The Internet and the Millennium Problem (Year 2000)
RFC 2626

Document Type RFC - Informational (June 1999; Errata)
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Network Working Group                                     P. Nesser II
Request for Comments: 2626                  Nesser & Nesser Consulting
Category: Informational                                      June 1999

          The Internet and the Millennium Problem (Year 2000)

Status of this Memo

   This memo provides information for the Internet community.  It does
   not specify an Internet standard of any kind.  Distribution of this
   memo is unlimited.

Copyright Notice

   Copyright (C) The Internet Society (1999).  All Rights Reserved.

Abstract

   The Year 2000 Working Group (WG) has conducted an investigation into
   the millennium problem as it regards Internet related protocols.
   This investigation only targeted the protocols as documented in the
   Request For Comments Series (RFCs).  This investigation discovered
   little reason for concern with regards to the functionality of the
   protocols.  A few minor cases of older implementations still using
   two digit years (ala RFC 850) were discovered, but almost all
   Internet protocols were given a clean bill of health.  Several cases
   of "period" problems were discovered, where a time field would "roll
   over" as the size of field was reached.  In particular, there are
   several protocols, which have 32 bit, signed integer representations
   of the number of seconds since January 1, 1970 which will turn
   negative at Tue Jan 19 03:14:07 GMT 2038.  Areas whose protocols will
   be effected by such problems have been notified so that new revisions
   will remove this limitation.

1. Introduction

   According to the trade press billions of dollars will be spend the
   upcoming years on the year 2000 problem, also called the millennium
   problem (though the third millennium will really start in 2001). This
   problem consists of the fact that many software packages and some
   protocols use a two-digit field for the year in a date field. Most of
   the problems seem to be in administrative and financial programs, or
   in the hardcoded microcomputers found in electronic equipment.  A lot
   of organizations are now starting to make an inventory of which
   software and tools they use will suffer from the millennium problem.

Nesser                       Informational                      [Page 1]
RFC 2626  The Internet and the Millennium Problem (Year 2000)  June 1999

   With the increasing popularity of the Internet, more and more
   organizations use the Internet as a serious business tool.  This
   means that most organizations will want to analyze the millennium
   problems due to the use of Internet protocols and popular Internet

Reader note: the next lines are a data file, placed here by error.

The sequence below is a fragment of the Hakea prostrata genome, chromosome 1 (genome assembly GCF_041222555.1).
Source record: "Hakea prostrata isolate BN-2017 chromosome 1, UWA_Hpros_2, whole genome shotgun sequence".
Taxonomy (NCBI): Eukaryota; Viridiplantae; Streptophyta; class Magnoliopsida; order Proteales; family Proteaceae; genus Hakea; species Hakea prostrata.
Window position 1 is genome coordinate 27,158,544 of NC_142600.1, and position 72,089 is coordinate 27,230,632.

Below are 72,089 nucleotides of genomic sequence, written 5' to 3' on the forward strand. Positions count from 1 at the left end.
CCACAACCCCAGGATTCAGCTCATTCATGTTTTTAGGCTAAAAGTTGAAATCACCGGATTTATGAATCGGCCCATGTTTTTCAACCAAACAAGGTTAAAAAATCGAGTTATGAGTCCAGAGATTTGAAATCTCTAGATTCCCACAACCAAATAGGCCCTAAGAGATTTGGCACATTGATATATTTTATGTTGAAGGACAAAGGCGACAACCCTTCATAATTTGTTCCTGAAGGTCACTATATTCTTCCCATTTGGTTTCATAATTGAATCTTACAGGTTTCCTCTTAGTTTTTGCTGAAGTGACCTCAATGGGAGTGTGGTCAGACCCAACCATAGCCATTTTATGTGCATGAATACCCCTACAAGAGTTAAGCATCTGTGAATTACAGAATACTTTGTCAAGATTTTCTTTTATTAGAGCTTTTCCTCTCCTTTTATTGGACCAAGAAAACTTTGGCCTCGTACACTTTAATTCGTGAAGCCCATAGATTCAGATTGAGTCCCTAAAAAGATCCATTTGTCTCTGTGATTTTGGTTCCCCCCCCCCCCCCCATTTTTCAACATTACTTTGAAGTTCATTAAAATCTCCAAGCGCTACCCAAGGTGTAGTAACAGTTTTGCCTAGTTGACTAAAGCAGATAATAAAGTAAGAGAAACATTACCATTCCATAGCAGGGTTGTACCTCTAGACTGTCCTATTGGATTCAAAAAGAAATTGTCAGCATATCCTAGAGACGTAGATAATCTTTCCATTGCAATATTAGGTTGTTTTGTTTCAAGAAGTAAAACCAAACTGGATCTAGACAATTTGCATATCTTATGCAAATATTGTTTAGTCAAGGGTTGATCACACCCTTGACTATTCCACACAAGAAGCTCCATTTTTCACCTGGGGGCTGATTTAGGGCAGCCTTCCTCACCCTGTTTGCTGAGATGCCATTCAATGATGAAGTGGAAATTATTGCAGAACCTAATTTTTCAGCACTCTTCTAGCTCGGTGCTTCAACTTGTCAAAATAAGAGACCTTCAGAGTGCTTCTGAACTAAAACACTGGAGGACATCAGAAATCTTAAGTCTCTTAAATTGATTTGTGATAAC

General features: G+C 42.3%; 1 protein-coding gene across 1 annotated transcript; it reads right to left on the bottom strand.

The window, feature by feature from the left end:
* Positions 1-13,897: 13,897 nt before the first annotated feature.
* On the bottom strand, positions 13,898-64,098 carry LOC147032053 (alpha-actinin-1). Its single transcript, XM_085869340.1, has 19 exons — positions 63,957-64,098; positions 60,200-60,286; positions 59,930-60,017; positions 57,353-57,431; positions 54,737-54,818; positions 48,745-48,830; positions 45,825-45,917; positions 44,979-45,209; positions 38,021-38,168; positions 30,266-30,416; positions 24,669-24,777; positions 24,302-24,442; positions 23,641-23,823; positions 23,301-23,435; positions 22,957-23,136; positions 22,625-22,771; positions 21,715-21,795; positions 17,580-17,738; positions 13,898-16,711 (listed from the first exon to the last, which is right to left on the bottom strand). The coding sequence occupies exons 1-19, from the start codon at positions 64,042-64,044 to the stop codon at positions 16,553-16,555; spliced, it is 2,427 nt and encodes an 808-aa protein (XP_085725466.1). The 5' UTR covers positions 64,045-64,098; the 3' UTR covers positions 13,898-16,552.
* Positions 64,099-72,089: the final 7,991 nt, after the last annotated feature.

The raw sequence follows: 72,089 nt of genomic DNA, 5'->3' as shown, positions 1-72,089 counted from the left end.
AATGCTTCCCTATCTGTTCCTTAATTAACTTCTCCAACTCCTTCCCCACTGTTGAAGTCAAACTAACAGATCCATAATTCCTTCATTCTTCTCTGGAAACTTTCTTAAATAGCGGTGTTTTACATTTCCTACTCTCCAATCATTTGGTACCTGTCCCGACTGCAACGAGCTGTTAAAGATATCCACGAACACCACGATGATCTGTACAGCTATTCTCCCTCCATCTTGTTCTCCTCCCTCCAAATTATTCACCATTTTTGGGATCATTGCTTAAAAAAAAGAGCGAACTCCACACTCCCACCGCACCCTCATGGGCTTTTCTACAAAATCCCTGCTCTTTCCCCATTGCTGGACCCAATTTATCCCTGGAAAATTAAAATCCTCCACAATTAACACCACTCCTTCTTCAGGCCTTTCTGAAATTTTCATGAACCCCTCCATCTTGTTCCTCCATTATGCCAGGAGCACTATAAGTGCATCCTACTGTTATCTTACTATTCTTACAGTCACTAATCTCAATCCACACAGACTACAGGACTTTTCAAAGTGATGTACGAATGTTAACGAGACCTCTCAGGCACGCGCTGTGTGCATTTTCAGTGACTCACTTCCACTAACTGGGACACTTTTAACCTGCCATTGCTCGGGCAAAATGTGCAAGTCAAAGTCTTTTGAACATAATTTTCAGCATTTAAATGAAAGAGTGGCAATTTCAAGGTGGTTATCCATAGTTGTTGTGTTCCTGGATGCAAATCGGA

software. In the trade press the first articles suggest that the
   Internet will collapse at midnight the 31st of December 1999.

   To counter these suggestions, and to avoid having countless companies
   redo the same investigation, this effort was undertaken by the IETF.
   The Year 2000 WG has made an inventory of all-important Internet
   protocols that have been documented in the Request for Comments (RFC)
   series.  Only protocols directly related to the Internet will be
   considered.

   This document is divided into a number of sections.  Section 1 is the
   Introduction which you are now reading.  Section 2 is a disclaimer
   about the completeness of this effort.  Section 3 describes areas in
   which millenium problems have been found, while Section 4 describes a
   few other "period" problems.  Section 5 describes potential fixes to
   problems that have been identified. Section 6 describes the
   methodology used in the investigation. Sections 7 through 22 are
   devoted to the 15 different groupings of protocols and RFCs.  Section
   23 discusses security considerations, Section 24 is devoted to
   references, and Section 25 is the author contact information.
   Appendix A is the list of RFCs examined broken down by category.
   Appendix B is a PERL program used to make a first cut identification
   of problems, and Appendix C is the output of that PERL program.

   The editor of this document would like to acknowledge the critical
   contributions of the follow for direct performance of research and
   the provision of text: Alex Latzko, Robert Elz, Erik Huizer, Gillian
   Greenwood, Barbara Jennings, R.E. (Robert) Moore, David Mills, Lynn
   Kubinec, Michael Patton, Chris Newman, Erik-Jan Bos, Paul Hoffman,
   and Rick H. Wesson.  The pace with which this group has operated has
   only been achievable by the intimate familiarity of the contributors
   with the protocols and ready access to the collective knowledge of
   the IETF.

2. Disclaimer

   This RFC is not complete.  It is an effort to analyze the Y2K impact
   on hundreds of protocols but is likely to have missed some protocols
   and misunderstood others.  Organizations should not attempt to claim
   any legitimacy or approval for any particular protocol based on this
   document.  The efforts have concentrated on the identification of
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